The Inadequacies in the legal and regulatory framework on accountability of NGOs in Kenya
Amuhaya, Diana Barasa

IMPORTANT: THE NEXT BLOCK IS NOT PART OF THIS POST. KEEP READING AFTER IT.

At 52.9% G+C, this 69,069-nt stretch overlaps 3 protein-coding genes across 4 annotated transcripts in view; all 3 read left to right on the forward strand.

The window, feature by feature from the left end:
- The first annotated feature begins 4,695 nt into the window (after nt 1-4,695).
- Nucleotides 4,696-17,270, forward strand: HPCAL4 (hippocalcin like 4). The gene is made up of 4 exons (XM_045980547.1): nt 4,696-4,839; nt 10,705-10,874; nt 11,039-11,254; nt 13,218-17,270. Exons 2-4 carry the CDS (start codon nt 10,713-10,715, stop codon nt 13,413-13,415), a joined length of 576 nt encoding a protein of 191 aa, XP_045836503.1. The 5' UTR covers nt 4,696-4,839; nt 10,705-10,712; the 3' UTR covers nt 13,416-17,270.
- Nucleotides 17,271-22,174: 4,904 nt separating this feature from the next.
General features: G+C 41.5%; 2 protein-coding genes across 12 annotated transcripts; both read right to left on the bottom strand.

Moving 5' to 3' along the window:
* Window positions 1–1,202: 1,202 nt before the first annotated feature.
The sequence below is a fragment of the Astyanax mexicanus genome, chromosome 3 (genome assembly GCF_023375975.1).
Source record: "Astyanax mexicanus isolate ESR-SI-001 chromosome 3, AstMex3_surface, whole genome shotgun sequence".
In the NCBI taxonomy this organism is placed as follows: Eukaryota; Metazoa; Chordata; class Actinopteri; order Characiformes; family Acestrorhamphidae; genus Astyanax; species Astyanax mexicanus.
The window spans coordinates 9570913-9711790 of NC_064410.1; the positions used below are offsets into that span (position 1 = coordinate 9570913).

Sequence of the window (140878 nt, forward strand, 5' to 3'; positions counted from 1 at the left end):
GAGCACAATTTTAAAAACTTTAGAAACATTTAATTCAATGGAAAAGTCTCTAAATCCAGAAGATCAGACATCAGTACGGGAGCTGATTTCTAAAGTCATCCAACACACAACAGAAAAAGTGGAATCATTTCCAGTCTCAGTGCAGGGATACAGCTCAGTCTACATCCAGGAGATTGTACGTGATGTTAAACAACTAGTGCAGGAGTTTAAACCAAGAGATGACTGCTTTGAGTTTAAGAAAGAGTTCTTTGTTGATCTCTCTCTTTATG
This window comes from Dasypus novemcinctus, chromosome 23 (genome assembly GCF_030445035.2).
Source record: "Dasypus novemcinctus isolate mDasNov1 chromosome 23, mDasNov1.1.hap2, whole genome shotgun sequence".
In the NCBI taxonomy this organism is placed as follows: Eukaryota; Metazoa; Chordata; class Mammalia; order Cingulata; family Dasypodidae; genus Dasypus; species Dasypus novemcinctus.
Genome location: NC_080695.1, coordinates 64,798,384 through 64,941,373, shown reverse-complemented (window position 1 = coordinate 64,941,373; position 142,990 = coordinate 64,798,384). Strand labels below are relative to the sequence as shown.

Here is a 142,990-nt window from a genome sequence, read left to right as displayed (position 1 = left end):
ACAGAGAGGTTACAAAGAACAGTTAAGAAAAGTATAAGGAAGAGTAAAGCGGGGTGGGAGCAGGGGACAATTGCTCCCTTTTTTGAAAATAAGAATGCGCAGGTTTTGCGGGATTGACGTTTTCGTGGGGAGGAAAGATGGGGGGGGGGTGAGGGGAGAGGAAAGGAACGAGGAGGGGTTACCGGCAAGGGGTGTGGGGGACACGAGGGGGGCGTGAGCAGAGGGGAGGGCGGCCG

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NGOs play a significant role in advancing development in Kenya. Over the years there has been significant growth in the NGO sector. While this is good, trouble begins where there are no adequate accountability measures in place to regulate the sector. The rift between the growth in the NGO sector and the accountability mechanisms has led to an increase in demands for accountability in the sector. This thesis is meant to determine the status of NGO accountability within the country and begins by considering the current state of affairs. It analyses the existing legal and regulatory frameworks on accountability and proceeds to examine their impact in order to determine the adequacy of the provisions. Research was conducted with reliance on the stakeholder theory which advocate for the inclusion of all relevant parties and due consideration of the interests of all parties in all governance structures. It was revealed through the extensive research done that there are a number of inadequacies in the law in relation to accountability. The inadequacies revolve around the lack of clarity as to the what, why and who of accountability measures. It also explores the extent to which key accountability mechanisms such as self-regulation, participation and social auditing are incorporated into existing structures. Upon establishing the inadequacies, a comparison with South Africa follows to determine whether the South African NGO sector has in place a proper accountability framework to guide the operations of NGOs. In conclusion, the research outlines the shortcomings identified providing viable recommendations to curb each problem in efforts to implement holistic accountability measures in the sector.